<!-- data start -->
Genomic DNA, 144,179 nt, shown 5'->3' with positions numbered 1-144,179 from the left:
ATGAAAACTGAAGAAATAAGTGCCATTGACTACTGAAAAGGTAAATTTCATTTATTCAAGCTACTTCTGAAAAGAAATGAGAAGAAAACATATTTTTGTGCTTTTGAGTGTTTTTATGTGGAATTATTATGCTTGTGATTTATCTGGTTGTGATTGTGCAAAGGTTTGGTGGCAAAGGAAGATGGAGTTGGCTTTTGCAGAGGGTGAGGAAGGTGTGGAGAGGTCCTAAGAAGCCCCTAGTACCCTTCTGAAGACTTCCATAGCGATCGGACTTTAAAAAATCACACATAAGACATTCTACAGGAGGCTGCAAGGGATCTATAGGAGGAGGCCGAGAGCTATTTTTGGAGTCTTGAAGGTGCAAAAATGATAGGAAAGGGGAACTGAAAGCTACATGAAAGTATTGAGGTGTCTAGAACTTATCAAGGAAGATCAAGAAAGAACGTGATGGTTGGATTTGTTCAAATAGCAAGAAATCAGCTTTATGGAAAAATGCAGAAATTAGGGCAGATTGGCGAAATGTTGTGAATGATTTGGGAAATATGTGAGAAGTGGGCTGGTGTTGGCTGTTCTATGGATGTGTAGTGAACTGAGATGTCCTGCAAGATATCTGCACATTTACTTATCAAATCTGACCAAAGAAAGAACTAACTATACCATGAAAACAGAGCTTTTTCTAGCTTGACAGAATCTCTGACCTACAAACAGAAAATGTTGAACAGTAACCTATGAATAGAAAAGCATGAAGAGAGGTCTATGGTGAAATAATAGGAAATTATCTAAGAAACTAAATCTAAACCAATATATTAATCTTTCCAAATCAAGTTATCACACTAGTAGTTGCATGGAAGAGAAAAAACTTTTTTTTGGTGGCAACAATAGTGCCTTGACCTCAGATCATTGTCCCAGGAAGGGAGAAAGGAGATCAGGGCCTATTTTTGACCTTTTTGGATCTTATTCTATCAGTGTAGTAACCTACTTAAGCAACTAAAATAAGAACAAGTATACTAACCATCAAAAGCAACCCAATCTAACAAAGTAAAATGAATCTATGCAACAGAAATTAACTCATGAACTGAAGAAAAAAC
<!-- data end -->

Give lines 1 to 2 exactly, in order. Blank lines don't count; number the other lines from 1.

Genomic DNA, 144,179 nt, shown 5'->3' with positions numbered 1-144,179 from the left:
ATGAAAACTGAAGAAATAAGTGCCATTGACTACTGAAAAGGTAAATTTCATTTATTCAAGCTACTTCTGAAAAGAAATGAGAAGAAAACATATTTTTGTGCTTTTGAGTGTTTTTATGTGGAATTATTATGCTTGTGATTTATCTGGTTGTGATTGTGCAAAGGTTTGGTGGCAAAGGAAGATGGAGTTGGCTTTTGCAGAGGGTGAGGAAGGTGTGGAGAGGTCCTAAGAAGCCCCTAGTACCCTTCTGAAGACTTCCATAGCGATCGGACTTTAAAAAATCACACATAAGACATTCTACAGGAGGCTGCAAGGGATCTATAGGAGGAGGCCGAGAGCTATTTTTGGAGTCTTGAAGGTGCAAAAATGATAGGAAAGGGGAACTGAAAGCTACATGAAAGTATTGAGGTGTCTAGAACTTATCAAGGAAGATCAAGAAAGAACGTGATGGTTGGATTTGTTCAAATAGCAAGAAATCAGCTTTATGGAAAAATGCAGAAATTAGGGCAGATTGGCGAAATGTTGTGAATGATTTGGGAAATATGTGAGAAGTGGGCTGGTGTTGGCTGTTCTATGGATGTGTAGTGAACTGAGATGTCCTGCAAGATATCTGCACATTTACTTATCAAATCTGACCAAAGAAAGAACTAACTATACCATGAAAACAGAGCTTTTTCTAGCTTGACAGAATCTCTGACCTACAAACAGAAAATGTTGAACAGTAACCTATGAATAGAAAAGCATGAAGAGAGGTCTATGGTGAAATAATAGGAAATTATCTAAGAAACTAAATCTAAACCAATATATTAATCTTTCCAAATCAAGTTATCACACTAGTAGTTGCATGGAAGAGAAAAAACTTTTTTTTGGTGGCAACAATAGTGCCTTGACCTCAGATCATTGTCCCAGGAAGGGAGAAAGGAGATCAGGGCCTATTTTTGACCTTTTTGGATCTTATTCTATCAGTGTAGTAACCTACTTAAGCAACTAAAATAAGAACAAGTATACTAACCATCAAAAGCAACCCAATCTAACAAAGTAAAATGAATCTATGCAACAGAAATTAACTCATGAACTGAAGAAAAAAC